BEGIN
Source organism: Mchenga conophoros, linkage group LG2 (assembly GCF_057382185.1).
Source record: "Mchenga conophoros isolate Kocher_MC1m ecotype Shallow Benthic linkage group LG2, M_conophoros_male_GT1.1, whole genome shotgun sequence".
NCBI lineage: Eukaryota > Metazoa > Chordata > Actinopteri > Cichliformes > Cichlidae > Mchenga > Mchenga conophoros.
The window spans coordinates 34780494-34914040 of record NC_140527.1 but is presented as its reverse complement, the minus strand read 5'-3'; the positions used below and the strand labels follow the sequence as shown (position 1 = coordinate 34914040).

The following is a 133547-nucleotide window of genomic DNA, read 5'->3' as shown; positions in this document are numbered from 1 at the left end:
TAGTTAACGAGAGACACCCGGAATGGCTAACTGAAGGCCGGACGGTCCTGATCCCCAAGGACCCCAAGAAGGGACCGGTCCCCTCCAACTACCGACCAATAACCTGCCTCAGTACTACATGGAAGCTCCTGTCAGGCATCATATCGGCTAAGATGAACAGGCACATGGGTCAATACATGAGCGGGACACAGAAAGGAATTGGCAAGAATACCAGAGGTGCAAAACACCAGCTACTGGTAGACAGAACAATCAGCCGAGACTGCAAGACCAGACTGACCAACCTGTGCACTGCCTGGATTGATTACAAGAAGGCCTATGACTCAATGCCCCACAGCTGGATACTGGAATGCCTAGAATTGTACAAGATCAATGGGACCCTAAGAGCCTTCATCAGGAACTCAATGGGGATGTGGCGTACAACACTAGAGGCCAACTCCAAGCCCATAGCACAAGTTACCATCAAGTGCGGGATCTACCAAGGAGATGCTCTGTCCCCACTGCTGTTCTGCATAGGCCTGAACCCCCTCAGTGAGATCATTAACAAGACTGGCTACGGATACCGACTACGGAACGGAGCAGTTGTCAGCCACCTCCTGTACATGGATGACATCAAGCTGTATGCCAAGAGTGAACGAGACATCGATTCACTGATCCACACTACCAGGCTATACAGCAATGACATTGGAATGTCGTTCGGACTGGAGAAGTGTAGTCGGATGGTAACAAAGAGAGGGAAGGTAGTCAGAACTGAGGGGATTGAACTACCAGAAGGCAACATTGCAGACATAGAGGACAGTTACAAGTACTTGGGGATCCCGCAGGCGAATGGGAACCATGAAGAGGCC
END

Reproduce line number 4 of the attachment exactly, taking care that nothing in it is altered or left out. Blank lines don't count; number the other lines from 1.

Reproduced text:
The window spans coordinates 34780494-34914040 of record NC_140527.1 but is presented as its reverse complement, the minus strand read 5'-3'; the positions used below and the strand labels follow the sequence as shown (position 1 = coordinate 34914040).